Gonads (ovaries in females and testes in males) are both exocrine as well as endocrine in function. Besides producing gametes (ova and sperms), the gonads also secrete sex hormones from sexual maturity to control reproductive activities and maintains reproductive organs.
Ovaries are located in the pelvic cavity in close proximity to the oviducts and uterus. They secrete three female sex hormones namely- oestrogens, progesterone and relaxin.
These are a group of steroid hormone mainly secreted by follicular epithelial cells of the Graafian follicle (ovarian follicle) surrounding the maturing ovum of the ovary. Estradiol is the principal feminizing hormone. It stimulates the development of the female secondary sexual characters during puberty and maintains them through the reproductive years of life. It stimulates the growth and normal functioning of female sex organs like oviducts, uterus, vagina etc. They also stimulate the differentiation of ova (Oogenesis) in the ovaries.
The secretion of oestrogen from the Graafian follicular cells is stimulated by FSH from the anterior lobe of the pituitary gland. Rise of blood- oestrogen level exercises negative feedback control for the secretion of oestrogens.
It is a steroid hormone secreted by the corpus luteum which is an emptied enlarged Graafian follicle in the form of a yellowish body. A Graafian follicle is emptied after the release of ovum from it. Progesterone is released under the influence of LH of the anterior pituitary gland in the second half of the menstrual cycle. Progesterone causes routine temporary changes in the endometrial lining of the uterus and helps in ovulation. During pregnancy, it helps in the implantation of an embryo, development of the placenta, maintenance of pregnancy and growth of secretory alveoli in mammary glands.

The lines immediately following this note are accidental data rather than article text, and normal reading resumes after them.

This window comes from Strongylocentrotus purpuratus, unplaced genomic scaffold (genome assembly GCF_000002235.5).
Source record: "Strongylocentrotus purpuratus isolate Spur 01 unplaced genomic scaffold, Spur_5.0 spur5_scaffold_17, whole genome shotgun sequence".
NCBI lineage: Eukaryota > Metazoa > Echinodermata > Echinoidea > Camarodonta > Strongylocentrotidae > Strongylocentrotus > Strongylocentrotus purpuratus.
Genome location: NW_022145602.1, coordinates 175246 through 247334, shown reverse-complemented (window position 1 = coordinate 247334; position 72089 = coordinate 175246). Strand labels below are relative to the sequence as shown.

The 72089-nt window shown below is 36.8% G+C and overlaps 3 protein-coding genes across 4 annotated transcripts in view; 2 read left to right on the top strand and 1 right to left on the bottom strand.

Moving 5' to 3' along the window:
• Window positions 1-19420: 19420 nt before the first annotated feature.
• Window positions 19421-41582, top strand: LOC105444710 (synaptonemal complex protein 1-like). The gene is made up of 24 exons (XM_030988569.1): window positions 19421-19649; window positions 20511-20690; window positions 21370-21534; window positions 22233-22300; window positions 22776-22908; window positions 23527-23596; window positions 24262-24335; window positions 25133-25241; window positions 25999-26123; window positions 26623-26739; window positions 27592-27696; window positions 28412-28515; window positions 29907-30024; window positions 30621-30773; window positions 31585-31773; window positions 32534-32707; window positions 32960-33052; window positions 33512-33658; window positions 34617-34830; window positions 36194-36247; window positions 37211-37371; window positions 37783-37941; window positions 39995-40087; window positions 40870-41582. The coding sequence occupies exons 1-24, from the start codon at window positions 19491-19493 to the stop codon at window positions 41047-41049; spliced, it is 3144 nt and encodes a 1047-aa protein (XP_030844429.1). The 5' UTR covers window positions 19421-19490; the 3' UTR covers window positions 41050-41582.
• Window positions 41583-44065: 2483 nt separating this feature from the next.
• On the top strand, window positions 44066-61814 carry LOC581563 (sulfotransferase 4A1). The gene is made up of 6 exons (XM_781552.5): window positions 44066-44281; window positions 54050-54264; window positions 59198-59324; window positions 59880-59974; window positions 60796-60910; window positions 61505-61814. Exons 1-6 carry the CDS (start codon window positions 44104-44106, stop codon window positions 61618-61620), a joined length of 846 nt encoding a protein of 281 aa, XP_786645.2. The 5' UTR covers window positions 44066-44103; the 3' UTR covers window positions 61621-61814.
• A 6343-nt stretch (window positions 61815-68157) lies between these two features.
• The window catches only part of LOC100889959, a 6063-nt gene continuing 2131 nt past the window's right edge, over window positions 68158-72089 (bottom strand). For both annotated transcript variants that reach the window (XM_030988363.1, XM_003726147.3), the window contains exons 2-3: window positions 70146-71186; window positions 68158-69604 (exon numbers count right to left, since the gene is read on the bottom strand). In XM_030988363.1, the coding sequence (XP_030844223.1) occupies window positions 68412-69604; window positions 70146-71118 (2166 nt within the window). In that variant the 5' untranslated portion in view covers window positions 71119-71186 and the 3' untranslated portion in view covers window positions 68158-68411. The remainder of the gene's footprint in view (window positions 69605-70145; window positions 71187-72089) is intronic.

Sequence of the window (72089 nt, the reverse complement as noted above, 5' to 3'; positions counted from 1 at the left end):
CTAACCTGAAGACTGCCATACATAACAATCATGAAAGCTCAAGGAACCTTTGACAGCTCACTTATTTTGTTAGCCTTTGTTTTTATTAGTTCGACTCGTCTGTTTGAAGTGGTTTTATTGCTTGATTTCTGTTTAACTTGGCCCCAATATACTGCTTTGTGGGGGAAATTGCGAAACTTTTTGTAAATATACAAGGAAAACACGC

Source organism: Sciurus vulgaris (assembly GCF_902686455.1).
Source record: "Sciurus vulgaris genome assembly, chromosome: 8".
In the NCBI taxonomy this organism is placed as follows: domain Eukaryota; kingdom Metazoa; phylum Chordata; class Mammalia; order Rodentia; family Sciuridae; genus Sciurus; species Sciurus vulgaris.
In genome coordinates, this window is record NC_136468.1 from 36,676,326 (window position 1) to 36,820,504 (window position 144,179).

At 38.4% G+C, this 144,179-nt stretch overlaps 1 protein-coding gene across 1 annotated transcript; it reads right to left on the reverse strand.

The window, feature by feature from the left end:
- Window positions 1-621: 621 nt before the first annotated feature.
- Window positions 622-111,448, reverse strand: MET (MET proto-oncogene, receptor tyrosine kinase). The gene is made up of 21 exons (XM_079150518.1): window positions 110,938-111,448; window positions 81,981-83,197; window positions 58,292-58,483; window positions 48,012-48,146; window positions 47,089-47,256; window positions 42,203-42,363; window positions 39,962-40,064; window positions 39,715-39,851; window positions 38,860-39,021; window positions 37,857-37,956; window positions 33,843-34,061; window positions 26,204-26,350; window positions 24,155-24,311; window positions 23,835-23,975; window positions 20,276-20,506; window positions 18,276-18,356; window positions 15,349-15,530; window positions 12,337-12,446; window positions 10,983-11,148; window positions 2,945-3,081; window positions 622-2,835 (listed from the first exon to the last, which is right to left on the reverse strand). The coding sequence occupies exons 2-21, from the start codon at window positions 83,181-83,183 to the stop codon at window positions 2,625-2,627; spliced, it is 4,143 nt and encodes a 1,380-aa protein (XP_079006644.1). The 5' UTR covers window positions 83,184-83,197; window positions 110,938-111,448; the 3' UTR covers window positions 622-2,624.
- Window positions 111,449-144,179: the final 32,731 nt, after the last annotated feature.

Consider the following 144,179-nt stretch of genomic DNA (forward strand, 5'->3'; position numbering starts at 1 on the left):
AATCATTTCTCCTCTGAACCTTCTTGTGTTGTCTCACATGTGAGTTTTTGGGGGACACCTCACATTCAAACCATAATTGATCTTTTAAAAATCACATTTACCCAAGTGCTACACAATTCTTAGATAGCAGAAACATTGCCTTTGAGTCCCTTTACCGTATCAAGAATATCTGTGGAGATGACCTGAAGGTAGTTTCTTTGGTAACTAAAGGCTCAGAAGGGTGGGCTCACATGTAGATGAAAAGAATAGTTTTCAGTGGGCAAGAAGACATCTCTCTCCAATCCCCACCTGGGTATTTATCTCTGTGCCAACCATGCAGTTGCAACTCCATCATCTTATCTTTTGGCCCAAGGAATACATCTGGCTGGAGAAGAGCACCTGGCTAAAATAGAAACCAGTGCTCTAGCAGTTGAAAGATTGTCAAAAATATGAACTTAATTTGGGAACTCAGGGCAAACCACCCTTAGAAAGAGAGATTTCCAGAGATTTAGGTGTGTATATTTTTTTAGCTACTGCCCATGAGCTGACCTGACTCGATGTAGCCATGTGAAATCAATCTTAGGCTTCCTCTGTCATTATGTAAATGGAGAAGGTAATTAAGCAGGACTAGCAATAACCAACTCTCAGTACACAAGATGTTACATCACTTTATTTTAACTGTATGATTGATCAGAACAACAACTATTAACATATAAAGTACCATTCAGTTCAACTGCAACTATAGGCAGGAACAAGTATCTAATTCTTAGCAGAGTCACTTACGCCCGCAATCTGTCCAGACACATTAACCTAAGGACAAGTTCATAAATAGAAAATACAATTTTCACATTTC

It is a proteinous hormone secreted by the corpus luteum only during the later stage of pregnancy. It helps to soften ligaments, especially those of pubic symphysis thus facilitates parturition. It may also affect other ligaments. For example- it affects a women’s foot ligaments, she may experience an increase in shoe size following pregnancy.
A pair of testes is situated in the scrotum of a male. The endocrine part of the testis is formed of groups of cells called Interstitial cells or Leydig’s cells, scattered in the connective tissue between the sperm-producing seminiferous tubules. Interstitial cells are stimulated to secrete male sex hormone called androgens by ICSH of anterior pituitary by a feedback mechanism. The principal androgen is testosterone.
At the time of puberty, testosterone causes the development of male secondary sex organs like seminal vesicle, prostate, scrotum, penis etc. It causes the development of external or accessory male sex characters like beard, moustaches, masculine voice, body hair, comb and wattles in Cock. It also determines the male sexual behaviour and the sex urge. Testosterone stimulates spermatogenesis– formation of sperms and maturation of sperms. It also increases the fertilizing power of sperms. It stimulates erythropoiesis.
The failure of secretion of testosterone in male causes eunuchoidism, where there is reduced secondary sexual characters and failure of spermatogenesis.
- Important Hormones and their Functions
- Endocrine system maintains homeostasis
- Differences between hormones and enzymes
- Sexual Reproduction in Animals
- Male Reproductive System
- Female Reproductive System
- Nutrition and Digestion-NIOS